Continue Reading FERC Overhauls Existing Pipeline Project Analysis, Creates Separate Interim GHG Policy for Gas Infrastructure Projects
To help reboot after the holiday break, here is a list of air topics we expect to make news in 2022 with a short discussion of why each one may be important to you.
Continue Reading Welcome Back! These Are the Air Topics That Will Make News in 2022
In a final rule published in the Federal Register on November 24, the Environmental Protection Agency (EPA) quietly finalized a hotly contested proposed rule, adding natural gas processing facilities to the list of industry sectors required to report their releases of certain chemicals under Section 313 of the Emergency Planning and Community Right-to-Know Act (EPCRA), also known as the Toxic Release Inventory (TRI). Facilities must report releases and waste management of specifically listed chemicals to the TRI if they: (1) have 10 or more full-time employees, (2) have a primary Standard Industrial Classification (SIC) or North American Industry Classification System (NAICS) code listed in the regulations, and (3) manufacture, process, or otherwise use certain listed chemicals in the course of a calendar year in quantities exceeding identified thresholds.
Continue Reading Natural Gas Processors to Report to EPA’s Toxic Release Inventory Beginning 2023
Earlier this week, EPA published its proposed new methane regulations for the oil and gas sector. These new rules will have significant practical implications for the industry and have the potential to set new precedent for EPA’s authority under the Clean Air Act to address climate change for other industries as well. While the proposal is over 150 pages long, it does not include the actual text of the proposed rules, promising instead to provide proposed text in a supplemental notice early next year.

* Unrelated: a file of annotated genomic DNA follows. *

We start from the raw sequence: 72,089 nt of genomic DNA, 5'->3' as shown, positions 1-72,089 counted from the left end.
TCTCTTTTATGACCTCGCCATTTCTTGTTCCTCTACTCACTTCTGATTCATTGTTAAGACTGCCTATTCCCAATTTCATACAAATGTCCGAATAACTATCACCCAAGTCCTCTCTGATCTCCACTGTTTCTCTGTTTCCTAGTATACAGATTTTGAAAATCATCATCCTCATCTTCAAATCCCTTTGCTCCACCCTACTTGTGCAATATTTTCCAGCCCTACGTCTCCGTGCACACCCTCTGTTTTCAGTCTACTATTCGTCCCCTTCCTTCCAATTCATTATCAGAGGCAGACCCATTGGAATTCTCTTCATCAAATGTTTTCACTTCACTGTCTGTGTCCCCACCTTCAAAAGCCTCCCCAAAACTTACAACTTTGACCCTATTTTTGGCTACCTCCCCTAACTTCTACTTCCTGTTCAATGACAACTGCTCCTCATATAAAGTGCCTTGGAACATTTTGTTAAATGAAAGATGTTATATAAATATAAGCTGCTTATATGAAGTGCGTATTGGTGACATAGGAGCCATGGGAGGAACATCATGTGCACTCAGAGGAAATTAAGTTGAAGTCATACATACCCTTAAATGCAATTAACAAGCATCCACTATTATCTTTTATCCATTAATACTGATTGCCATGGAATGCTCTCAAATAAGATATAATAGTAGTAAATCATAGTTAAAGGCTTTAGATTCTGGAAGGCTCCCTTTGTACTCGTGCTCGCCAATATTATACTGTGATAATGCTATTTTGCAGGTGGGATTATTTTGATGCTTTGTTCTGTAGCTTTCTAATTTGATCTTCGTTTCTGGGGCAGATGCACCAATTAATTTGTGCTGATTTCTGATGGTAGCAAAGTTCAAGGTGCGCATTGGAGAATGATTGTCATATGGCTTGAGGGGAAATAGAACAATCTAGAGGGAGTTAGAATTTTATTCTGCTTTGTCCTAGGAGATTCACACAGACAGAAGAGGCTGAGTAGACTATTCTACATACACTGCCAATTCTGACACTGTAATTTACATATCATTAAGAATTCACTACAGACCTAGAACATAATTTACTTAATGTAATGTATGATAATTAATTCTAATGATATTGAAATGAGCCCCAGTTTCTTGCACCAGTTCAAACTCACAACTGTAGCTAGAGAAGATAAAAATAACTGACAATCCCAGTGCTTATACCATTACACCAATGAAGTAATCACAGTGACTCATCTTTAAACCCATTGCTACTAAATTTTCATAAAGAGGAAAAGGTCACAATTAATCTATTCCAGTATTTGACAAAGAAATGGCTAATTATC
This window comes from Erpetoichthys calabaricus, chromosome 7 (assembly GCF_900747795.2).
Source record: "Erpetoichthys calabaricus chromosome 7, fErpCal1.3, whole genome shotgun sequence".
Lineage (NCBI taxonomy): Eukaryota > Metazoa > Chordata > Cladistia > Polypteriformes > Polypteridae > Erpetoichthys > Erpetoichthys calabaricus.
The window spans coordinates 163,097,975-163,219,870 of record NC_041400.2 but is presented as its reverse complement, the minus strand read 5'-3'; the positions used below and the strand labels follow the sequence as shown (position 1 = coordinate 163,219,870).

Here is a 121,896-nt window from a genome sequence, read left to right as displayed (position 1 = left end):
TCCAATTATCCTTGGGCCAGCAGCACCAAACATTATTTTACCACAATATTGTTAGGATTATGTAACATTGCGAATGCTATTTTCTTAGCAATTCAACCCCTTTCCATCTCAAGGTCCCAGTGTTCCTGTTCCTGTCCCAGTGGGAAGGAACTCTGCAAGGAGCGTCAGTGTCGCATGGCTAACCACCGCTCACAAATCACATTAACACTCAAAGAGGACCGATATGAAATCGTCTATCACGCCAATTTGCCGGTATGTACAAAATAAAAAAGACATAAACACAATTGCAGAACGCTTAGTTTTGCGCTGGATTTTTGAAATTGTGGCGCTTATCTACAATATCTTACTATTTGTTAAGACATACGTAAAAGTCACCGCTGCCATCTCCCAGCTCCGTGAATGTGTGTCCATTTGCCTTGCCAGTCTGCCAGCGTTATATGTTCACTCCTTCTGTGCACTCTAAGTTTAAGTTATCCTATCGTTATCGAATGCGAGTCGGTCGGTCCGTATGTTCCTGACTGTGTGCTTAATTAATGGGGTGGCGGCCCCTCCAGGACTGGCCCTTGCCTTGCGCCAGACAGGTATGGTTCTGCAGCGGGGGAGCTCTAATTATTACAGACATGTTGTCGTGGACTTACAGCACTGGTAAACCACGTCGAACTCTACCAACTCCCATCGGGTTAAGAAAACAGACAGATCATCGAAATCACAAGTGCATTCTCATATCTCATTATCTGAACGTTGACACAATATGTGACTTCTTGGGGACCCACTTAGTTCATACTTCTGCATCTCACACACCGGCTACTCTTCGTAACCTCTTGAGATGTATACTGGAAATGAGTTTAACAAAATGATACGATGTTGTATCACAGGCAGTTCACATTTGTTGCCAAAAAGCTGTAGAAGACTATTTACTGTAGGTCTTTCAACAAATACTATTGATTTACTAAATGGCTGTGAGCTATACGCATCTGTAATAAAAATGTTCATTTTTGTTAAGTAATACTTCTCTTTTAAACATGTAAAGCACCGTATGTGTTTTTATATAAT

Continue Reading EPA Issues Highly Anticipated Methane Rule for the Oil and Gas Sector
The U.S. Supreme Court has elected to hear a legal dispute over the scope of the authority granted to the Environmental Protection Agency (EPA) under the Clean Air Act to regulate greenhouse gas (GHG) emissions from existing power plants. In orders issued October 29, the Court granted certiorari to four petitioners — West Virginia, North Dakota, the North American Coal Corporation, and Westmoreland Mining Holdings LLC — seeking reversal of a September 2020 D.C. Circuit Court of Appeals decision striking down the Affordable Clean Energy (ACE) rule.
Continue Reading Supreme Court Will Hear Controversy Over EPA Regulation of Greenhouse Gases from Existing Power Plants